Monday, 31 March 2014
Written in 1851, Eugene Labiche's vaudeville, Un Chapeau de Paille d'Italie, was immediately successful and has been revived many times, often adapted to a more modern era. Largely intended as entertainment, it also depicts the petite bourgeoisie of its day, and much of this (concerns over money and moral hypocrisy, for example) remains relevant. However, the plot consists of a string of misunderstandings and breathless chases verging on the absurd.
This is Fadinard's wedding day. He is to marry Helene, the pretty daughter of Nonancourt, a country nurseryman (pepinieriste), a class somewhat below his own. Early that morning, as Fadinard was riding through a wood, his horse ate a straw hat belonging to Anais (married to Beauperthuis) who was secretly meeting her lover, Emile. The consequences of the horse's greed are about to unfold.
I had a fantastic time at the Norwich UEA Drama Studio as the Sacre Theatre told us the story about the horse that ate an Italian straw hat with all the hilarious consequences. The Sacre Theatre perform every year at the Norwich UEA Drama Studio, often at the end of the spring semester.
Sunday, 30 March 2014
Take a trip from the stifling court into the depths of the forest, where conventions and costumes are cast off and the trees cloak reality. As You Like It has all the elements of Shakespeare's great comedies: cross-dressing, unrequited love, an evil Duke taking the place of a banished one, brothers locked in combat, and, of course, a philosophical Fool. The cast's antics were infused with music and song, rousing the Sixties' spirit.
This was a fantastic evening at the Maddermarket Theatre with Rosalind and Orlando uniting to live beneath the sun in pursuit of the simple life. The Maddermarket Theatre opened in 1921 with a performance of As You Like It and tonight was an evening of celebrations and great acting. This production was directed by Chris Bealey.
Saturday, 29 March 2014
Esa-Pekka Salonen’s 2009 award-winning Violin Concerto ‘Out of Nowhere’ is a portrait of the phenomenal soloist Leila Josefowicz, who gave this UK premiere. Praised at its LA Philharmonic premiere for its ‘pure, euphoric poetry’, it’s a work which lends itself to Josefowicz’s visceral intensity. This was a fantastic performance from Leila Josefowicz.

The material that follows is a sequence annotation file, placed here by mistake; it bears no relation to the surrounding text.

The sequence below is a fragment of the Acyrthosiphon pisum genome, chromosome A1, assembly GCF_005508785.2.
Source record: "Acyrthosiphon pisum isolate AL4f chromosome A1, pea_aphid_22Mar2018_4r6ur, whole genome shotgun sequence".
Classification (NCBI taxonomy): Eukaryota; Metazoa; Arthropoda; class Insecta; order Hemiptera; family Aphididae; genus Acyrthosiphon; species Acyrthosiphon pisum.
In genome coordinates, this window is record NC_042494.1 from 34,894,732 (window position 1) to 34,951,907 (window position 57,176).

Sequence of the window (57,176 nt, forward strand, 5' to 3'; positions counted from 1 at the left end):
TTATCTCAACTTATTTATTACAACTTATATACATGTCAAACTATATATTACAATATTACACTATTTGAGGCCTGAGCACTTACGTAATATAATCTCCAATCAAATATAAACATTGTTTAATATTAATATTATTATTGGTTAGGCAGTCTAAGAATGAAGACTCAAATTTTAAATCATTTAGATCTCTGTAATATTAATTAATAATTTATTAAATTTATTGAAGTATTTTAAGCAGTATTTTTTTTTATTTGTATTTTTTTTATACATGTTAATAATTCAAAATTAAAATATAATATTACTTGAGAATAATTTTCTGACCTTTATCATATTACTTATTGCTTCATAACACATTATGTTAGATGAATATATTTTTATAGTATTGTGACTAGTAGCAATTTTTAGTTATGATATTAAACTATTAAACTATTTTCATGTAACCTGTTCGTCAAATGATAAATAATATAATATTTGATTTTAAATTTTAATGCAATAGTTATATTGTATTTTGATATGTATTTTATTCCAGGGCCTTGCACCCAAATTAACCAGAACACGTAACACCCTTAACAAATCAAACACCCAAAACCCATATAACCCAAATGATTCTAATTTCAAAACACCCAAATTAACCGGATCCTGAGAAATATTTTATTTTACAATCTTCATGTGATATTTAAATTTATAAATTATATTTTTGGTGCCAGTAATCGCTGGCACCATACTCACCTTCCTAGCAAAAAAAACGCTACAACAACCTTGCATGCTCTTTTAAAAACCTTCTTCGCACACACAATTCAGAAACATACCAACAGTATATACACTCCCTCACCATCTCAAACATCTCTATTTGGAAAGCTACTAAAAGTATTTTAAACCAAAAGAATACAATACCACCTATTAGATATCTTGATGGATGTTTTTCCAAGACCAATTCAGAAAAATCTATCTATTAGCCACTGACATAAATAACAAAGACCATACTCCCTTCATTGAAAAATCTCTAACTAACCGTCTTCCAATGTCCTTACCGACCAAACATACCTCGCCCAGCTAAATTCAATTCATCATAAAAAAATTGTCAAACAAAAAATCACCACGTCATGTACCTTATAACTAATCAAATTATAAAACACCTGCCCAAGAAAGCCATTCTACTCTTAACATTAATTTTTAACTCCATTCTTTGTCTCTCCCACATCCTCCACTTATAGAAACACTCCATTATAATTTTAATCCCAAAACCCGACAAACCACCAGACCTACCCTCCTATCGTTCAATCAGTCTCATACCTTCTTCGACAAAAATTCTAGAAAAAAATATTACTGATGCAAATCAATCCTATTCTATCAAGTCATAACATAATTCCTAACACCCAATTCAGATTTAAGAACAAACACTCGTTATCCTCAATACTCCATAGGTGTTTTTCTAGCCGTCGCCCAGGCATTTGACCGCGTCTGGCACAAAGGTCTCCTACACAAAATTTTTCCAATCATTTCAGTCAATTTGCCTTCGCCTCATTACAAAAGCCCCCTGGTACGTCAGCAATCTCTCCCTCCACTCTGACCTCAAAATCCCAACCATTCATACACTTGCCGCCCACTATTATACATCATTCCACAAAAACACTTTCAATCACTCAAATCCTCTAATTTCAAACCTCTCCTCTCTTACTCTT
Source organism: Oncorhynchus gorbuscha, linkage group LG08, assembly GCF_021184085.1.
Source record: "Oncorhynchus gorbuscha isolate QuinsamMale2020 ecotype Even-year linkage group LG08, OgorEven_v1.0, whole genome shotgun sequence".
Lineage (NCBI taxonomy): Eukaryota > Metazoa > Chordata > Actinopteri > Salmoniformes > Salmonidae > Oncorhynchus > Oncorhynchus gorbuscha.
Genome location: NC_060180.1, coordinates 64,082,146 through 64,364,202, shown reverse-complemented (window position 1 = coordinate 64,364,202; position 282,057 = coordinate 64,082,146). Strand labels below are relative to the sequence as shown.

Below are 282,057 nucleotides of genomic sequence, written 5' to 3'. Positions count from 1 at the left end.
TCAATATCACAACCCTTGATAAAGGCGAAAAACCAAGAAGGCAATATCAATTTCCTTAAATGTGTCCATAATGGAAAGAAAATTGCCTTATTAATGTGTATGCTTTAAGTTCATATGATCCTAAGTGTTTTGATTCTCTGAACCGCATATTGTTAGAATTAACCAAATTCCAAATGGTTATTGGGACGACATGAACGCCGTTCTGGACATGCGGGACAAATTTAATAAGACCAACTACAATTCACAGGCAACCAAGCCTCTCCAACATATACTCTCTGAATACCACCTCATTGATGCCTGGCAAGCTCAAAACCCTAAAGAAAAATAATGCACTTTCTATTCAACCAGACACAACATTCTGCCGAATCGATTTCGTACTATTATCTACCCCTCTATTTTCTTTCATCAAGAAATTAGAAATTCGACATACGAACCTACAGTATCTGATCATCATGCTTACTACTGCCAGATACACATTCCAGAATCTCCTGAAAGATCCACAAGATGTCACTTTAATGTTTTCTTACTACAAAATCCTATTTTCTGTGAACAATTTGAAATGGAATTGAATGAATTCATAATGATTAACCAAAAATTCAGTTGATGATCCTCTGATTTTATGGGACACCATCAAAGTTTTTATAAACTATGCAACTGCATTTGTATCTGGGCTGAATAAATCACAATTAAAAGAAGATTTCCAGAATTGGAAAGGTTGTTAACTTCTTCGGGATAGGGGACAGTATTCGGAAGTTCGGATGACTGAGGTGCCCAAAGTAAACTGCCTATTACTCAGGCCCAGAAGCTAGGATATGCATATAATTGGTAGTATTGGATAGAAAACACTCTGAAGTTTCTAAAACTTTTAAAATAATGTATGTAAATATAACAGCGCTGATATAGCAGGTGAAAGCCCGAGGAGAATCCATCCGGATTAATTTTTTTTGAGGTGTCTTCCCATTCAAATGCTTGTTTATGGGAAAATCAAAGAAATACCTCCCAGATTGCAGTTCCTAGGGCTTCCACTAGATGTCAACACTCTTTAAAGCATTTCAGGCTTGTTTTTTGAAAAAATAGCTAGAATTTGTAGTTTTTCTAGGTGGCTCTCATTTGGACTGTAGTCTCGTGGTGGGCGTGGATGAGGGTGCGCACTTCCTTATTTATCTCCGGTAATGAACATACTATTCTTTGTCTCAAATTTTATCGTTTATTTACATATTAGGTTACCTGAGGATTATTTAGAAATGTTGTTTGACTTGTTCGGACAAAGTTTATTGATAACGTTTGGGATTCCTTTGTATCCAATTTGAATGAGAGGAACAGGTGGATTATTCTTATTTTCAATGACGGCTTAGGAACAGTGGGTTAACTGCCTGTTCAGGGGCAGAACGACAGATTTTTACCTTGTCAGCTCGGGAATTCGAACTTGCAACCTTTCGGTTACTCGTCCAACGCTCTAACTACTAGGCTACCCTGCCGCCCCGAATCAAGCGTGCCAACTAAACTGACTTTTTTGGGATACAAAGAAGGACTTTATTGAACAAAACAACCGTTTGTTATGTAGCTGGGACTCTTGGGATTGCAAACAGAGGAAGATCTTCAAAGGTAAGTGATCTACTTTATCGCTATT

In its pulsing central movements, we may find echoes of Sibelius’s driving repetitions in his dark re-telling of Pojhola’s Daughter, in which the daughter of the north, astride a rainbow, mocks the love-lorn Väinämöinen. This concert ended with one of Shostakovich’s most popular symphonies, No 5: its heroic classicism may have affected the composer’s political rehabilitation, but its essential defiance came blazing through. I had another amazing night at the Barbican full of amazing Classical Music.
Friday, 28 March 2014
The paintings, one owned by the National Gallery, the other by the Van Gogh Museum, Amsterdam (Vincent van Gogh Foundation) are two of the five versions of 'Sunflowers' that are now spread around the world (the others currently residing in Tokyo, Munich and Philadelphia). The series dates from 1888, when Van Gogh left Paris to paint in the brilliant sunshine of the South of France, inviting Paul Gauguin to join him. Waiting for Gauguin to arrive, Van Gogh painted a series of pictures of sunflowers to decorate his friend's bedroom. They were meant as a sign of friendship and welcome, but also of Vincent's allegiance to Gauguin as his artistic leader. The pair worked together throughout autumn 1888 – but it ended very badly at the close of the year when Van Gogh seemed to have a nervous breakdown, famously cut off part of his ear and entered an asylum.
The display will also included the results of recent scientific research into the two paintings carried out by both institutions. These investigations have revealed new insights into how Van Gogh painted his 'Sunflowers' and what materials he used – giving us a deeper understanding of the making and meaning of these works of art, and of their relationship to each other. It's always a wonderful experience to visit The National Gallery and seeing The Sunflowers side by side made this a special visit.
Thursday, 27 March 2014
19 year-old Eric Love is a violent and troubled teenager making the difficult transition from a young offenders' institute to an adult prison. He seems to be destined for a life behind bars, but the prison's unconventional therapist is determined to help Eric find a way through, assisted by of one of the prison's longest serving inmates, Neville who just happens to be Eric's father. Starred Up is a very gritty movie and will instantly become a cult classic.
Monday, 24 March 2014
A voluptuous woman of unknown origin combs the highway in search of isolated or forsaken men, luring a succession of lost souls into an otherworldly lair. They are seduced, stripped of their humanity, and never heard from again. Based on the novel by Michael Faber, this film examines human experience from the perspective of an unforgettable heroine who grows too comfortable in her borrowed skin, until she is abducted into humanity with devastating results.
Under The Skin is one of my favourite movies of the year with some great scenes shot in Glasgow. Scarlett Johansson is fantastic in this Indie dark masterpiece. This movie is disturbing in parts as well as moving, Under The Skin always keeps you guessing to what will happen next.
Friday, 21 March 2014
The programme consisted of Variations on Weinen, klagen, sorgen, sagen - Liszt, Passacaglia and Fugue in C minor BWV 582 - Bach and Prelude et Fugue sur le nom d'Alain Op 7 - Durufle.